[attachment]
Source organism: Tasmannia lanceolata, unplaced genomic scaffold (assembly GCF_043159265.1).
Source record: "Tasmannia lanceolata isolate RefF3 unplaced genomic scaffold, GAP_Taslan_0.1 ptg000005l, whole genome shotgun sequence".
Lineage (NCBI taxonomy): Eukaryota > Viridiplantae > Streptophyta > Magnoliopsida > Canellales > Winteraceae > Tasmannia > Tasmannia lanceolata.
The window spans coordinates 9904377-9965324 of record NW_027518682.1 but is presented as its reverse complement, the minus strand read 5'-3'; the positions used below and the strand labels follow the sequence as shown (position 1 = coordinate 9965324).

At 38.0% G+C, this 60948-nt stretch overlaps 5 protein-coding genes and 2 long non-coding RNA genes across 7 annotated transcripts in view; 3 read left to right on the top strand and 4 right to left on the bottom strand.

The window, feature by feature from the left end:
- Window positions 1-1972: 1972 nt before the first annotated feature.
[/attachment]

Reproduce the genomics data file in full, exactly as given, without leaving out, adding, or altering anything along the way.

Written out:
Source organism: Tasmannia lanceolata, unplaced genomic scaffold (assembly GCF_043159265.1).
Source record: "Tasmannia lanceolata isolate RefF3 unplaced genomic scaffold, GAP_Taslan_0.1 ptg000005l, whole genome shotgun sequence".
Lineage (NCBI taxonomy): Eukaryota > Viridiplantae > Streptophyta > Magnoliopsida > Canellales > Winteraceae > Tasmannia > Tasmannia lanceolata.
The window spans coordinates 9904377-9965324 of record NW_027518682.1 but is presented as its reverse complement, the minus strand read 5'-3'; the positions used below and the strand labels follow the sequence as shown (position 1 = coordinate 9965324).

At 38.0% G+C, this 60948-nt stretch overlaps 5 protein-coding genes and 2 long non-coding RNA genes across 7 annotated transcripts in view; 3 read left to right on the top strand and 4 right to left on the bottom strand.

The window, feature by feature from the left end:
- Window positions 1-1972: 1972 nt before the first annotated feature.